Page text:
Following commentary from the Bank of England and governor Mark Carney last week, aspects of the media are now beginning to connect a potential no deal Brexit to a steeper rise in interest rates. Hours after Carney gave a speech at the Central Bank of Ireland on Friday, the Independent ran with the headline, ‘No-deal Brexit may force interest rate rise‘, with the strap line stating that rates ‘may need to rise to curb inflation‘. For months I have consistently been warning about this through regular economic updates and articles on the BOE.
Within the Independent article, journalist Ben Chu tells readers that ‘the governor had previously seemed to suggest that a no-deal Brexit could result in a rate cut‘. Chu is referring to a speech Carney gave in May this year which the media interpreted as a firm indication that the Bank of England would cut rates in the event of a ‘disorderly‘ Brexit. Here is what Carney actually said:
- To understand the MPC’s potential response, businesses, households and market participants can draw on the committee’s track record of managing the trade-off that emerged after the referendum, since exactly the same framework would apply.
- As then, the policy response would reflect the balance of the effects of a sharper Brexit on demand, supply and the exchange rate.
- Observers know from our track record that, in exceptional circumstances, we are both willing to tolerate some deviation of inflation from target for a limited period of time and that there are limits to that tolerance.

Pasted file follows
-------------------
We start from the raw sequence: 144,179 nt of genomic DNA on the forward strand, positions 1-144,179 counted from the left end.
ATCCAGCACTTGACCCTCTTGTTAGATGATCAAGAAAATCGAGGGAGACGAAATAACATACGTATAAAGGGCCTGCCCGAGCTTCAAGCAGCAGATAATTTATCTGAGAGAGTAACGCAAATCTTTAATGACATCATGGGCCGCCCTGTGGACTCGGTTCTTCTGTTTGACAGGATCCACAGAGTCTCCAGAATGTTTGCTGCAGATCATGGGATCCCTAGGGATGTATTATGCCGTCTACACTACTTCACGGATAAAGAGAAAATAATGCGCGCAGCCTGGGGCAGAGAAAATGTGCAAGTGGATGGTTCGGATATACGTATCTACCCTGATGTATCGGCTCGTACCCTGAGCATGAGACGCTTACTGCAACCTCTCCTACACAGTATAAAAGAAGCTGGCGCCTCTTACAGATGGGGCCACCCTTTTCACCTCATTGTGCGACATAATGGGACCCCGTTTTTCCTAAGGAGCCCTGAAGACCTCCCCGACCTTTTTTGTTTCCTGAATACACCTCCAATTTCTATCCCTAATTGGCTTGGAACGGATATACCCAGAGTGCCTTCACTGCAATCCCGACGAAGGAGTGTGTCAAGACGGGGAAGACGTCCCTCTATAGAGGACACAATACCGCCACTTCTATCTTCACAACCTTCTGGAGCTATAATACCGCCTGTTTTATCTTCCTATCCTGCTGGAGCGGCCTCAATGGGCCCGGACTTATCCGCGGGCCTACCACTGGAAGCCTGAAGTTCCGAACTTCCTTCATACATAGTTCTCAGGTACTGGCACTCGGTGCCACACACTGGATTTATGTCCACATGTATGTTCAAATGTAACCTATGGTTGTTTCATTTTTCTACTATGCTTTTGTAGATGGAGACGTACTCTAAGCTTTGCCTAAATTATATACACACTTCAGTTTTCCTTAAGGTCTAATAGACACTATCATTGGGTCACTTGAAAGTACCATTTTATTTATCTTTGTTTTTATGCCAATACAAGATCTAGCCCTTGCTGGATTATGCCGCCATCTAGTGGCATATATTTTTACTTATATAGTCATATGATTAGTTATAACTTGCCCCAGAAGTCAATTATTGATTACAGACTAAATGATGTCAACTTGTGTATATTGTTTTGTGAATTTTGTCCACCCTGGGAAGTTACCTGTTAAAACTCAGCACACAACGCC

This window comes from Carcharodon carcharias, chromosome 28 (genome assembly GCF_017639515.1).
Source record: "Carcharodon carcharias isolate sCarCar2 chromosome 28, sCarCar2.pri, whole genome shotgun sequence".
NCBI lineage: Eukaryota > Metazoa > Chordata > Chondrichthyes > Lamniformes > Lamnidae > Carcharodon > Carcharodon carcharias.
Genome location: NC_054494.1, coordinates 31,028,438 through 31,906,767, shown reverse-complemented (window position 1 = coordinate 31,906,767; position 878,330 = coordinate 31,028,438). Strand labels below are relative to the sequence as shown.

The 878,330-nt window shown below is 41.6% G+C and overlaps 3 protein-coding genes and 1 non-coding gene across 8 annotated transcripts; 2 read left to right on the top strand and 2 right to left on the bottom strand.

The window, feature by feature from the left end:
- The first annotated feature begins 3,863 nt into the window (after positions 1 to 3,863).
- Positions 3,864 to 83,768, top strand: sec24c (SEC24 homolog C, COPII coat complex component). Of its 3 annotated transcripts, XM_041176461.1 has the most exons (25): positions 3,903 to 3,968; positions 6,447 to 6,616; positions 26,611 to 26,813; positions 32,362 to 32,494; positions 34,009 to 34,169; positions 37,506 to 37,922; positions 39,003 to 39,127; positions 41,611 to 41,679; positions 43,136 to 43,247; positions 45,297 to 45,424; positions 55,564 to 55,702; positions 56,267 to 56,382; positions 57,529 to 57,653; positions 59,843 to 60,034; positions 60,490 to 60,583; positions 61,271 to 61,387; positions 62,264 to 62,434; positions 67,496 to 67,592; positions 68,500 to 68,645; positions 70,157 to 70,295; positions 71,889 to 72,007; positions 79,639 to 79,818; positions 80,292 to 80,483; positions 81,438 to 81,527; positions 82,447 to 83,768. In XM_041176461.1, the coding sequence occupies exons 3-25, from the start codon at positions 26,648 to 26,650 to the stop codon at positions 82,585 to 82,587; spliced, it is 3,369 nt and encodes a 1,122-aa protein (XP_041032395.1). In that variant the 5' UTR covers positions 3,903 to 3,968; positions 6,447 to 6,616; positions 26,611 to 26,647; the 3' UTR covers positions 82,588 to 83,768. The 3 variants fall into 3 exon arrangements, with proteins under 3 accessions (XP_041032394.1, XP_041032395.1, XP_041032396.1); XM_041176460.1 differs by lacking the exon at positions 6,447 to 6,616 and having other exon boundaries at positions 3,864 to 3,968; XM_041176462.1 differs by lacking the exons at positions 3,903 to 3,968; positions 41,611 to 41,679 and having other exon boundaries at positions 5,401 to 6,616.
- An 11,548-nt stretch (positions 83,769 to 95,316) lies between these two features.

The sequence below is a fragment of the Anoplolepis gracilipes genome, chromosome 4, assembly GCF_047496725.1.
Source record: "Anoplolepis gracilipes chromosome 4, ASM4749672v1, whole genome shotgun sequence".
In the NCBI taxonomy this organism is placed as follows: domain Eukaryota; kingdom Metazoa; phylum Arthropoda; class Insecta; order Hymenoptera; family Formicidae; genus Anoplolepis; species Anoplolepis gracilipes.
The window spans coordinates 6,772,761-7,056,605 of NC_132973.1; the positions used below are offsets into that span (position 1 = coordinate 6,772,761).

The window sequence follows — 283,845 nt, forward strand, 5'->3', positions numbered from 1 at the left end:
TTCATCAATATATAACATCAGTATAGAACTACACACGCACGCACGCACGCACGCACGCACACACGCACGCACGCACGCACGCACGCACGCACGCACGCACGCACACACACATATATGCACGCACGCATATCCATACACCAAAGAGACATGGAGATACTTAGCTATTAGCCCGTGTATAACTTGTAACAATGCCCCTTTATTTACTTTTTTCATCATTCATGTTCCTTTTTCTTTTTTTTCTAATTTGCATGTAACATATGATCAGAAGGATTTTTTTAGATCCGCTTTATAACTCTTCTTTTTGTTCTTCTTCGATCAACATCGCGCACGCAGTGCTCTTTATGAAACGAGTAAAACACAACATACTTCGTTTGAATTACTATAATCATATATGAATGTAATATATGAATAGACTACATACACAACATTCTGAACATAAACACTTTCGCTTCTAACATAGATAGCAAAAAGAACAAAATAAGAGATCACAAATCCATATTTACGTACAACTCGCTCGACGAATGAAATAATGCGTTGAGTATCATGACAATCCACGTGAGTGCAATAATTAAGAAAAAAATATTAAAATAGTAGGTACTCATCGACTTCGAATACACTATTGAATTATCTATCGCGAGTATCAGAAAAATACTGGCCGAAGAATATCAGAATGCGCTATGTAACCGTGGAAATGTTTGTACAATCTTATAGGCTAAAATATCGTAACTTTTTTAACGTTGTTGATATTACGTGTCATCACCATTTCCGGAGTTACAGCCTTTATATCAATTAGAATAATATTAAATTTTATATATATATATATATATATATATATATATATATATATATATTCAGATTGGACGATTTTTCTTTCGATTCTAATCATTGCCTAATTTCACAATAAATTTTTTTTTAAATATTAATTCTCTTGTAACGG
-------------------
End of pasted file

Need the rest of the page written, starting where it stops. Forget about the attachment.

What outlets failed to inform their readers of is that the Bank of England’s actions post referendum – rates cut to 0.25% and a further £60 billion in quantitative easing – were undertaken with inflation running at 0.5%. In other words, the economy was in a dis-inflationary environment, allowing the bank to continue with monetary easing.
As documented in previous posts, the Bank of England has a remit for targeting a 2% rate of inflation. Whilst Carney’s position today is that there are limits to how tolerant the bank can be to overshooting that target, from 2010 to 2013 the bank was in a permanent state of tolerance. During those entire four years, inflation was higher than 2%. At it’s peak it reached over 5% in 2011. Despite this, the bank carried on with quantitative easing and kept interest rates at a record low of 0.5%. 2014 to 2016 saw inflation drop well below 2%, and for a short spell turned negative in 2015.